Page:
Texas Parks & Wildlife Magazine   


At Issue

From the pen of Robert L. Cook

As we welcome in the new year of 2003, I hope that you will plan to enjoy the wonders of outdoor Texas many times during the coming year.

This issue of Texas Parks & Wildlife provides a sampling of the variety of outdoor activities available in Texas and the conservation responsibilities that go with them.

  • Texas has a wide variety of unsurpassed hunting opportunities that are available to us today because of decades of conservation efforts, financial contributions and commitment by the private landowners and hunters of Texas. While other states brag about their public hunting lands, Texas far exceeds their results in hunter numbers, hunting success rates, season lengths, liberal bag limits and the variety of species available. Hunt Texas.
  • Overall, fishing has never been better in Texas. Want to catch a huge bass? Want to enjoy the best saltwater fishing in North America? Fish Texas.
  • Want to capture on film a wide variety of birds, animals and scenic wonders?

Photograph Texas.

Also, as we begin the new year it is important that we pause to say thanks for all the blessings of the years gone by and the people who made these wonderful opportunities available. Our incredible state parks and outdoor learning centers such as the Texas Freshwater Fisheries Center in Athens and Sea Center Texas at Lake Jackson would not be available to the children and citizens of Texas without the thousands of volunteer workers who give freely of their time and skills every day. We could not operate sites such as Bastrop, Inks Lake, Mother Neff, Monahans Sandhills and Palo Duro Canyon state parks without this assistance. Historic sites such as the Admiral Nimitz Museum, Battleship Texas, Fort Griffin, Fort McKavett and the San Jacinto Battleground simply would not be what they are today without this gift of labor and love.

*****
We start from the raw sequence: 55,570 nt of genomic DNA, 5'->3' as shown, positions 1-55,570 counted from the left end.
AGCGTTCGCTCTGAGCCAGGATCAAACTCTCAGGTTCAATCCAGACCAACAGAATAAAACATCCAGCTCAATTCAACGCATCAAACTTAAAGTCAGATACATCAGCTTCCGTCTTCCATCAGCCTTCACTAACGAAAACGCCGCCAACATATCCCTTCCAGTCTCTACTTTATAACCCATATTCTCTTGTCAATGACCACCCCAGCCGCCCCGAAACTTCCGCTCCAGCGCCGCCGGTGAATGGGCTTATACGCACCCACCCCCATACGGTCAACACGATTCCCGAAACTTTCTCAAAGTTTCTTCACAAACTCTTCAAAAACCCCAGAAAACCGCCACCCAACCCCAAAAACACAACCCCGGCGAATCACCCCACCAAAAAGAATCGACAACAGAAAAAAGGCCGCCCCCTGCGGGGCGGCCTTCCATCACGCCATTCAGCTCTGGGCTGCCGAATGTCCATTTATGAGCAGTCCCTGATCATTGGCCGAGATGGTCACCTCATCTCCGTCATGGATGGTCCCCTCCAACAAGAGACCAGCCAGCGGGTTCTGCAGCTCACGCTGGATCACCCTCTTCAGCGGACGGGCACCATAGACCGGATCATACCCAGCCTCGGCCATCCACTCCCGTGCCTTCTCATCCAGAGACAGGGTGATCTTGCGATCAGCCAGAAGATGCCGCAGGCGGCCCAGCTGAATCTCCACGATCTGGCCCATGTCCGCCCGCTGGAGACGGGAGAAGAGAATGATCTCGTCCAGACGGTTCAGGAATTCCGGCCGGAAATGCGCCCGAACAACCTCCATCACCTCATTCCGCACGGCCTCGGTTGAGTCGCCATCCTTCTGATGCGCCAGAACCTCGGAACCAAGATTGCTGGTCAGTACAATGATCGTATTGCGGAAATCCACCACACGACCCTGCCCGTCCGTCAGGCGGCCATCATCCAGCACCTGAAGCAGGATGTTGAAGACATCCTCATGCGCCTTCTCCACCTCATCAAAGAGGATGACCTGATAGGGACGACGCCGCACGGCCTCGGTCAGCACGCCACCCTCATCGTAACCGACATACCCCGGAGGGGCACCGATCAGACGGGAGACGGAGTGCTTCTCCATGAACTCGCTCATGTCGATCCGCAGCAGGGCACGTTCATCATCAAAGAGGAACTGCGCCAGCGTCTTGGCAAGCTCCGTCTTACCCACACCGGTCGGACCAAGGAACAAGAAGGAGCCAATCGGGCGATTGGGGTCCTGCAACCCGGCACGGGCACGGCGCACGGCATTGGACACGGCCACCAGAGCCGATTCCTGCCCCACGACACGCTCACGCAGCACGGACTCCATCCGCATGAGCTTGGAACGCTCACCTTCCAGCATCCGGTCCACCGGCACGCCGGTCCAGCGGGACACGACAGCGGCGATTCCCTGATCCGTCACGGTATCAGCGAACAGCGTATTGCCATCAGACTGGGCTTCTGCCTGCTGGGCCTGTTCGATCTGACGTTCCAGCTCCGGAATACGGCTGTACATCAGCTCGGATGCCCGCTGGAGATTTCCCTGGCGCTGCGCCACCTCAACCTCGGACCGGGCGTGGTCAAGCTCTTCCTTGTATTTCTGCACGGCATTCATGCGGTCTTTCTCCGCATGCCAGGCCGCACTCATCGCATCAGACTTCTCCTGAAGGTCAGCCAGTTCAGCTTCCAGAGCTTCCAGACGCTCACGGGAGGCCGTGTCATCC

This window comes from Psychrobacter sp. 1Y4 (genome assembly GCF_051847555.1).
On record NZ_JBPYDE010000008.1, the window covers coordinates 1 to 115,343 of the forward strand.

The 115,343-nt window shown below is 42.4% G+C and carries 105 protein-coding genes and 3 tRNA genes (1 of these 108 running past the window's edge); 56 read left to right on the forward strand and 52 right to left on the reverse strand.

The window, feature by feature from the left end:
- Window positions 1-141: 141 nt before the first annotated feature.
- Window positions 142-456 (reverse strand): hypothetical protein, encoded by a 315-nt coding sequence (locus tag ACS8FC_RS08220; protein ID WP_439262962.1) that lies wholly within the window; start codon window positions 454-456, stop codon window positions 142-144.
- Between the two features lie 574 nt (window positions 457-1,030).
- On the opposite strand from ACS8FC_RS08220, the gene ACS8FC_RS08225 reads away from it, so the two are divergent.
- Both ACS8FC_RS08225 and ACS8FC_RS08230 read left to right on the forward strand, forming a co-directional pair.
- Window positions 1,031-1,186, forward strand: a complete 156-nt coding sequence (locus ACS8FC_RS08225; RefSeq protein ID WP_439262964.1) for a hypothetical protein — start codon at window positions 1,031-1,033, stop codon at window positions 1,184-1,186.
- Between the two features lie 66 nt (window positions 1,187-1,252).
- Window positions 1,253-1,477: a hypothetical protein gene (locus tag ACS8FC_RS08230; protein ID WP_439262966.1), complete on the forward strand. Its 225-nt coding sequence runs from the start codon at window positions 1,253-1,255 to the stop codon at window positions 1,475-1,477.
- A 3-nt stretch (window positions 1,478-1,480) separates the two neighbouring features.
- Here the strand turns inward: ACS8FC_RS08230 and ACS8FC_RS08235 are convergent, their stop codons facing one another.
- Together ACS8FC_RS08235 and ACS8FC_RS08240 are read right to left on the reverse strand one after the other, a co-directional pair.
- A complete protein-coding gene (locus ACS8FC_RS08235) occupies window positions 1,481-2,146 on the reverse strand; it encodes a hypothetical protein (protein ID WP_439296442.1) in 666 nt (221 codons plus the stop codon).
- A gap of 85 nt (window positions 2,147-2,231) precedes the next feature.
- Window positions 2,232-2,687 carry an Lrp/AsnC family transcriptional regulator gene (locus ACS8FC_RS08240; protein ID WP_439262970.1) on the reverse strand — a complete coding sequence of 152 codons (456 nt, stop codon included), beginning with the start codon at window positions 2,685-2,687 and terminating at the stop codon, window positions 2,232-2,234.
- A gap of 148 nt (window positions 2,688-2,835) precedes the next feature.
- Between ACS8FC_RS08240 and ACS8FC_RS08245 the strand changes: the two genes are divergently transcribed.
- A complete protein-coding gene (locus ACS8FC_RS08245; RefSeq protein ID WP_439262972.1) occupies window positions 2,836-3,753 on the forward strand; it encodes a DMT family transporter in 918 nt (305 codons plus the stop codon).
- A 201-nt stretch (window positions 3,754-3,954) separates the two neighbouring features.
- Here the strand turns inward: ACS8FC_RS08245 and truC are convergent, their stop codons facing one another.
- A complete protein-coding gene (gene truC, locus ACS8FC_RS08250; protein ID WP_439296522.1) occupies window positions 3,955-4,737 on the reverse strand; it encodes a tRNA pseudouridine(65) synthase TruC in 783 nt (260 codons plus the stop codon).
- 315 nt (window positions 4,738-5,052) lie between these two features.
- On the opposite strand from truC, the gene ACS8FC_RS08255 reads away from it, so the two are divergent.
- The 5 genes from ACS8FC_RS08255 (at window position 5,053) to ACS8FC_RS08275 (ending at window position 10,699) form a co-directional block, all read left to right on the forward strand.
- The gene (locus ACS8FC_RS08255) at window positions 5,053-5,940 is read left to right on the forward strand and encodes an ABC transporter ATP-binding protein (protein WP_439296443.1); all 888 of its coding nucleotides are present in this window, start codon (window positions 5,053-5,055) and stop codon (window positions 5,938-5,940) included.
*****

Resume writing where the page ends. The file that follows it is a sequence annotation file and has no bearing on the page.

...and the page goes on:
All Texans have ownership in our state’s natural and cultural resources and should take immense pride in assisting with the upkeep of these facilities.

Hunters, fishers, park visitors, boaters and landowners pay fees directly for the opportunity to enjoy these resources and special places. We thank each of you, and hope that other outdoor enthusiasts will be inspired by your example. However, these sizable contributions are not enough to properly care for the infrastructure and operation of these facilities. For this, we look to the legislature.

The members of the Texas Legislature deserve our thanks and our support for their continuing efforts to provide the funding needed by our agency, especially for our state park system. The 78th session of the Texas Legislature begins work and deliberation this month to address the state’s many issues and needs. Their task is not an easy one and, like many others, we need their assistance during this legislative session.

The next time you see one of our many volunteers, legislators or conservation-minded citizens, be aware of what they do for all Texans and take the time to say, “Thank you for your help; what can I do?”

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    Texas Parks & Wildlife Magazine